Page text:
Now that you’re humming along to the earworm that we planted in the headline (based on this 1985 classic by Starship), let’s talk about how ERP can help construction companies improve their efficiency and increase profits.
Mention Enterprise Resource Planning (ERP) to business people and they almost certainly think that you’re referring to software for the manufacturing industry, which in fairness would have been true years ago, but things have changed. ERP has evolved and different industry sectors have adopted the ERP platform to help manage their processes, improve efficiencies and increase growth.
Laying the Foundations
Initially there was a reluctance in the construction sector to move towards ERP, mainly because it has its own unique requirements and specific processes and business practices. The consensus was that ‘point solutions’ would be the best way to support each stage of the construction process. However, this wasn’t the case for all construction businesses and some early adopters experienced major benefits to their business.
One possible reason why it wasn’t taken seriously as a viable option could have been a lack of awareness about what ERP is. Having only worked in traditional construction environments, many senior managers in construction had little or no experience of technology and best in-breed solutions. However, a more obvious reason was the fact that there were very few affordable solutions that were suitable to construction. Leading to confusion and an unwillingness to embrace ERP.
Building a Framework
At one time, ERP’s lack of project management functionality to record costs, cash flow, time, resources and risk didn’t work in its favour. Without being able to understand and measure these factors and the effect they have on each other, businesses were less able to make major business decisions. This made it less likely that a project ran smoothly and profitably.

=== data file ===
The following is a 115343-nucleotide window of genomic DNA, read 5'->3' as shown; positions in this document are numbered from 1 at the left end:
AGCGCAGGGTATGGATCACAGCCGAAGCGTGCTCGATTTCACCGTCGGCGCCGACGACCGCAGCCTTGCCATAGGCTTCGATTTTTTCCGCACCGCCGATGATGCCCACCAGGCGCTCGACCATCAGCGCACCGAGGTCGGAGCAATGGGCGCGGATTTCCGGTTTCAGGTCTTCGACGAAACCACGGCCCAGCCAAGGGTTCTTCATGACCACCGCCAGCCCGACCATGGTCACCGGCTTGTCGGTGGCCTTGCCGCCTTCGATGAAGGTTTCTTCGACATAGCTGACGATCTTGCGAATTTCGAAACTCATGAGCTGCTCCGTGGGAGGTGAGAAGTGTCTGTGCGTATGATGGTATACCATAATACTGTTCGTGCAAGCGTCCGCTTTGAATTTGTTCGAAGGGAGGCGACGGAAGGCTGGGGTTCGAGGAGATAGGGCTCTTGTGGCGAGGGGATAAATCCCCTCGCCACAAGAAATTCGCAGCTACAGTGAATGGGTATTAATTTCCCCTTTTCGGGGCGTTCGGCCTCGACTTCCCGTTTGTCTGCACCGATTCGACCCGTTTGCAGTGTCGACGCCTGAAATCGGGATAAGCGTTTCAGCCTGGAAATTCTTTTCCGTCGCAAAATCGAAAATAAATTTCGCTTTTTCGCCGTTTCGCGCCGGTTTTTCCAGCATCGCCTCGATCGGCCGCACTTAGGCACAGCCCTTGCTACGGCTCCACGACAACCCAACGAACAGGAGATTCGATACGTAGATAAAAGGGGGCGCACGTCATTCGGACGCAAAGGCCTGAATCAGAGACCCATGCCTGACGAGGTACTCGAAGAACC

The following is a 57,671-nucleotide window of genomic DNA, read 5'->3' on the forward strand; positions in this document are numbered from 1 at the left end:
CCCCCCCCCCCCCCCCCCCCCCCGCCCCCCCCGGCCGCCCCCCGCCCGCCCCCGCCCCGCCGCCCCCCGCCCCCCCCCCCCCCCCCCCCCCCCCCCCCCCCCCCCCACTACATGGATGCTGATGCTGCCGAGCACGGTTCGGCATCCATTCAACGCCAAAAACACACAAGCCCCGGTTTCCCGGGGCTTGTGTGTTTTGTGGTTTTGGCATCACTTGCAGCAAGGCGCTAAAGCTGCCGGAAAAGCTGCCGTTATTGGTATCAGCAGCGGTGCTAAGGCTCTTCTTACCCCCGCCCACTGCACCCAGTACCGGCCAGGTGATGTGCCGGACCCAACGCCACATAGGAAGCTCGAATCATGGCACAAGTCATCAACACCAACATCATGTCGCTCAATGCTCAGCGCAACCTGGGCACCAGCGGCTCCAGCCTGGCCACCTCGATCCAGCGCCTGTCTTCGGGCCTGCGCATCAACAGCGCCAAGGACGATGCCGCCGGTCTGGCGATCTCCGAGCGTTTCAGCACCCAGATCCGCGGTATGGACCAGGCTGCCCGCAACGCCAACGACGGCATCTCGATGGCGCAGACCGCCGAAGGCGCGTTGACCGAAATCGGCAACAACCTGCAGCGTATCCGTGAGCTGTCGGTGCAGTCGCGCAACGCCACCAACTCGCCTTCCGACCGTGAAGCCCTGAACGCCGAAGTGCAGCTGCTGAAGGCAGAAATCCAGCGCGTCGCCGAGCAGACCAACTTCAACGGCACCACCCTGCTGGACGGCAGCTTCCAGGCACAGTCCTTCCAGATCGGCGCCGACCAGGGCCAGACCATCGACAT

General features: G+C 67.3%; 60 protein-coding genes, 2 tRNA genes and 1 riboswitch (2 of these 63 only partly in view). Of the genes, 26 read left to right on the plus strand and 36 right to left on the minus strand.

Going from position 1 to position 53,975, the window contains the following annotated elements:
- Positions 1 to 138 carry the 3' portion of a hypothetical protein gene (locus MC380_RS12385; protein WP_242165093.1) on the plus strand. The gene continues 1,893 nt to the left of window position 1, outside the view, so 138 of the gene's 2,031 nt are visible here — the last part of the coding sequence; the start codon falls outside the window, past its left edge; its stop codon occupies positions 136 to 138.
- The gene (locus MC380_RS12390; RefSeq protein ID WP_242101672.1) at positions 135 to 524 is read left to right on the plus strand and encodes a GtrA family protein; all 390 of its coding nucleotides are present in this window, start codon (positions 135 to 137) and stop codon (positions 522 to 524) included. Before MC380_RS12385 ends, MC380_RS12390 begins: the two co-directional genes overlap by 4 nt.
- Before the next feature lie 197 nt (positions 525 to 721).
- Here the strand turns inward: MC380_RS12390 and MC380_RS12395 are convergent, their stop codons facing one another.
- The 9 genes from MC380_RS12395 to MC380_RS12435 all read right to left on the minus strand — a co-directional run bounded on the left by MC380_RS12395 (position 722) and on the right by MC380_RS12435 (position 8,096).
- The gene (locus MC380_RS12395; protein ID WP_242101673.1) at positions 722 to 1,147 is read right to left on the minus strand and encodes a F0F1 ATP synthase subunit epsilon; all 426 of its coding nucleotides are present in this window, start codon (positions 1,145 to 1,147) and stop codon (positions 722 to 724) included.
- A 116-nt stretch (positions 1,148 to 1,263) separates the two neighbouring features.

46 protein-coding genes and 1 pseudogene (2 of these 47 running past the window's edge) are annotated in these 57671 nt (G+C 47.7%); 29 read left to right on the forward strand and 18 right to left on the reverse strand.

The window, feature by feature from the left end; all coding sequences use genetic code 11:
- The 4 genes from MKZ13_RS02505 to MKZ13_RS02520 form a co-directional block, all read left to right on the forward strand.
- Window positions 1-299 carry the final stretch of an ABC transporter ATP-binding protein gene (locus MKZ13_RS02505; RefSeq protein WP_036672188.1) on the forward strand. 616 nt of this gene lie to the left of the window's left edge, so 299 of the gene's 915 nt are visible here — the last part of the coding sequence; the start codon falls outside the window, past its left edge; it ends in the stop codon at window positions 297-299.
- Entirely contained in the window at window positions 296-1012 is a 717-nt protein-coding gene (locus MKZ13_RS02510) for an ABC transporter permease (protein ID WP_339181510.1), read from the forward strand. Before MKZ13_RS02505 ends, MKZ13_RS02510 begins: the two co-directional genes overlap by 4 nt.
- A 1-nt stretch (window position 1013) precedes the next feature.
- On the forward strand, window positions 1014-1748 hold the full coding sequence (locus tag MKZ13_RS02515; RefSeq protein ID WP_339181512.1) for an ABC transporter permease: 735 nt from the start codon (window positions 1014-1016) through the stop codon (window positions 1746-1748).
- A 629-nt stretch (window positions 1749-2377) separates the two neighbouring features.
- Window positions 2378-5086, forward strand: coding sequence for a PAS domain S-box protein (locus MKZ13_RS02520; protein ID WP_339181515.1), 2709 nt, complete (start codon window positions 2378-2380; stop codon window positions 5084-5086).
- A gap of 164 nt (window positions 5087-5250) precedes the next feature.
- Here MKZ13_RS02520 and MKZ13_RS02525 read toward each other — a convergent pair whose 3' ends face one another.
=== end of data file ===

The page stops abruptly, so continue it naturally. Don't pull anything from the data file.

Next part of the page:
Now, more than ever, construction companies are working on projects that need to meet the demands of the client in terms of time and budget. This requires a solution that has the functionality to manage a project from pre-construction stage (estimating) to post-construction (maintenance & retentions).
With budgets so tight, a contractor has to make sure that they record every aspect of a project, whether it relates to materials, labour, plant hire, or sub-contracting. They need a solution that will centralise all of this information, process it and allow them to produce the corresponding invoices at various stages of the project, when required. It should also allow them to record all costs against a project/person/plant. This probably sounds straight forward, so why has it taken so long for ERP vendors to catch up? It was probably due to the lack of industry expertise on behalf of ERP vendors as well as limited awareness of the construction sector’s needs in relation to IT.
Fittings & Fixtures
You will be glad to hear that vendors such as Microsoft, and their partner network, have made vast steps in developing a fully functional ERP to support and help construction businesses take control of their finances and manage projects more effectively.
Microsoft Dynamics NAV has been developed to provide the tools required to effectively perform the everyday tasks faced by a construction company. Processes such as financial reporting, human resources, payroll, timesheets, estimating & budgeting, variations, retentions, applications, total project management, and inventory control are now fully integrated. Due to flexible deployment options, including cloud ERP, you won’t have to wait until you get back to the office before you can update your records, it can all be done on site in real-time.
ERP Solutions used in construction can lead to better:
Taking a leaf out of the construction industry’s book, ERP has built a stronger solution that meets this sector’s specific needs, providing measurable benefits to the business and its bottom line.
Get in touch with us to find out more about how Microsoft Dynamics NAV for construction could help your business.
Article written by Mark Blackmore, Head of Telemarketing at QBS Group
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